Air New Zealand is so cash-strapped their chief executive says there is no chance of customers with non-refundable tickets being refunded.
And after making more than 3500 people redundant recently, it hoped to cut costs even further with a goal of shedding $150 million worth of labour costs.
However, Air NZ chief executive Greg Foran said the airline had not put a number down in terms of people losing jobs.
Speaking to Newstalk ZB's Mike Hosking this morning, Foran understood why passengers with non-refundable tickets were frustrated but his hands were tied.
"I completely understand the frustration of our customers, frankly, we're frustrated too," Foran said.
"The reality is that customers who have got a non-refundable fare, we can't provide cash for that so instead we're heading down the path of credit."
The airline was making sure it was being as flexible as possible around the terms of the credit, from the length of time to using it on multiple trips.
Earlier this week, Air NZ chief revenue officer Cam Wallace met with Consumer NZ chief executive Jon Duffy following tension around the non-refundable tickets.
Consumer NZ had been pushing for refunds on non-refundable tickets, saying Kiwis needed cash not credits.
"From a legal perspective, Air New Zealand is right to the extent of saying it doesn't have a legal obligation to refund non-refundable tickets," Duffy said.
"Our position is that the law is broken, the law needs to be fixed. And that doesn't mean you don't have a moral obligation to refund consumers now."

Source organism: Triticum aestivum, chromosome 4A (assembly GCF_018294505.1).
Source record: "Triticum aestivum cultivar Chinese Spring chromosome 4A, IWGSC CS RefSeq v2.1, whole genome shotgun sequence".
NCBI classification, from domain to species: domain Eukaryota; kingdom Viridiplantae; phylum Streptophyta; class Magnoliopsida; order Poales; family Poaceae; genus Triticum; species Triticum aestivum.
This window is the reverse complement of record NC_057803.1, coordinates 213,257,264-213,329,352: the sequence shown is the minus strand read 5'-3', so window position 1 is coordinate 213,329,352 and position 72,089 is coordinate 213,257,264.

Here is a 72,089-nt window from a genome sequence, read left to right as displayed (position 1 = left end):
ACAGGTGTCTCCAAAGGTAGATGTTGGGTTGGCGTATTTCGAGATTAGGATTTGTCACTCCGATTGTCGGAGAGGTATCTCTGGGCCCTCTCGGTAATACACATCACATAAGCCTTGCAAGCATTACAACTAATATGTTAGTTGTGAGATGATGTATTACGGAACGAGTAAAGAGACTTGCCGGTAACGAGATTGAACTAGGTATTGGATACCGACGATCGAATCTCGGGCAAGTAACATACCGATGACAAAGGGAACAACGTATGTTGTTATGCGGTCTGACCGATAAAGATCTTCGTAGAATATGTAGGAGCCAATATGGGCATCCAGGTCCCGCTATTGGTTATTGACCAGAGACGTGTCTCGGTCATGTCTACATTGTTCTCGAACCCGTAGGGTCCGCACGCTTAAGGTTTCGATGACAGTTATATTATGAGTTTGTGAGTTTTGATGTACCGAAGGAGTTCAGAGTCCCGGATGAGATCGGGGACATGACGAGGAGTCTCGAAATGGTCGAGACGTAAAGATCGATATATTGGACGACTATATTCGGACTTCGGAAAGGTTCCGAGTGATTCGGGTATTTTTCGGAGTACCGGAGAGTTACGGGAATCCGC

Elsewhere, Foran told Hosking he thought the process of opening up a transtasman bubble with Australia was taking an appropriate amount of time.
There were a number of challenges which needed working out, including the issue surrounding transit passengers.
It was looking likely the transtasman bubble would be active around August-September, Foran said. He hoped a bubble with the Pacific would come faster.
"I'd really like to get into the Cook Islands and Niue sooner rather than later," Foran said.
"There are some good discussions occurring there and we are part of that. If we can pull something together there reasonably soon then I think that would be a good thing."
Foran did not think the Government was holding up the process despite New Zealand and the Cook Islands both having no active cases of Covid-19.
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The airline did need to continue to cut costs, Foran said.
On May 20, it was announced more than 1300 cabin crew would lose their jobs - out of 1600 long and mid-haul crew, 950 would be let go.
Three-hundred domestic crew workers would also be made redundant across Auckland, Wellington and Christchurch.
While they hadn't put a number down in terms of people, Air NZ had put a challenge out to try to cut $150 million from its labour bill.
"We also want to save some more operating costs and see if we can get some capital down," Foran said.
"We're up for considering any reasonable ideas on how we get there as we work through with all our Air NZers and want to stress, it's not just about redundancies."
Asked whether Air New Zealand would be going for a capital raise, Foran said it was continuing to assess its options.
The airline would provide any further updates to the market as required, he said.